low-lying coastal areas

Relationship to Indigenous knowledge

Pacific Island nations are on the front lines of climate change, seriously at risk of sea level rise, coastal inundation, increase in extreme weather events, and ocean acidification. Increasingly, external aid is coming into the islands from foreign countries, where strategies, as well as measures of success, are categorised by Western knowledge and belief systems, however, peoples of the Pacific have intimate knowledge of the dynamic island ecosystems they live within and in some cases are the forefront of innovative adaptation techniques (Mcleod et al., 2019).

Donner & Webber’s (2014) study of seawalls in Kiribati shows that hard infrastructure methods like sea walls are not effective because they do not take into account local knowledge, beliefs and culture. Small Island nations have the challenge of implementing climate change adaptation strategies that will have long-term success, in a way that can be implemented, maintained and understood on a local level.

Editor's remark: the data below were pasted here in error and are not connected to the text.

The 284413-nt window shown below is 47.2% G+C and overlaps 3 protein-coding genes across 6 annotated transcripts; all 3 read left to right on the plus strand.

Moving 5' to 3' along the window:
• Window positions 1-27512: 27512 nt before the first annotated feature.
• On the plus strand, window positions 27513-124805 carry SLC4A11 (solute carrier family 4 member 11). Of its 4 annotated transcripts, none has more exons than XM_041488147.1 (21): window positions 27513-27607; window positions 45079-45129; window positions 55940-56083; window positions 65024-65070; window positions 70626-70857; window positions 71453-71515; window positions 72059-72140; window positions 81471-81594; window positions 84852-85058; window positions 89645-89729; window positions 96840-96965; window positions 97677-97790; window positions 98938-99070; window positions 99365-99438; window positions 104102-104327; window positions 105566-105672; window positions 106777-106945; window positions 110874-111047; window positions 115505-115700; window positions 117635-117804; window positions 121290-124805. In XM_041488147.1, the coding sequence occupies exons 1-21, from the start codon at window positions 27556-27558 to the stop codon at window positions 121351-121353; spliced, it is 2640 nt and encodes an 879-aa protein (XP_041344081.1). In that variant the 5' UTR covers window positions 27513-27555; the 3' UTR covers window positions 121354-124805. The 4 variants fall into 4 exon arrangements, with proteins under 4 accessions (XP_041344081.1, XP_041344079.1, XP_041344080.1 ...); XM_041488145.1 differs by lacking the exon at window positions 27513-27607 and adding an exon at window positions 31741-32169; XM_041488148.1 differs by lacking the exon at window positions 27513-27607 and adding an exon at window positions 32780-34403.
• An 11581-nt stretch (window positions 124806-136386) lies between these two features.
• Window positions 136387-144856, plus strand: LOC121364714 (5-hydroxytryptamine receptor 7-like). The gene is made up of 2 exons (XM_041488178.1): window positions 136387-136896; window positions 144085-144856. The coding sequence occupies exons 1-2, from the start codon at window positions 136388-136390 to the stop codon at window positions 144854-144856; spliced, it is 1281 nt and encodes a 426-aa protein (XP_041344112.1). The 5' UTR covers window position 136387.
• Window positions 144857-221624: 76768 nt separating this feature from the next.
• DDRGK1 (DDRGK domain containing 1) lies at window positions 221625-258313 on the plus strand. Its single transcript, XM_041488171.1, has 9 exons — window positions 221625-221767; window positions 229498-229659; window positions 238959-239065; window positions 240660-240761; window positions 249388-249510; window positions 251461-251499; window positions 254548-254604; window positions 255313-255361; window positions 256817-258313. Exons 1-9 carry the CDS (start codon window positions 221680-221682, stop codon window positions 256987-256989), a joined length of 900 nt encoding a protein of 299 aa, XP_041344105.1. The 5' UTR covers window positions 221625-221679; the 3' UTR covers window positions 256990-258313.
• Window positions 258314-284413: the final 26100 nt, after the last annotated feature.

The people of Oceania are resilient and have been adapting to climate change for milenia with nature-based solutions. Implementation of managed realignment, and the introduction and support of mudflats to protect island nations against coastal inundation, as opposed to the hard infrastructure of seawalls, may better ensure that local communities are more invested in projects and understand how to adapt to climate change.

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Climate change benefits
  • Coastal erosion
  • Coastal inundation and storm surge
  • Salt water intrusion into aquifers
  • Ocean acidification
  • Sea level rise

Rising sea levels and increased intensity of storm surges have significant effects on the degradation of coastal regions in the Pacific (McCulloch, 2021). Coral reefs that form a natural barrier around low-lying islands are increasingly at risk, and coastal erosion threatens coastal infrastructure, intertidal habitats, and water quality.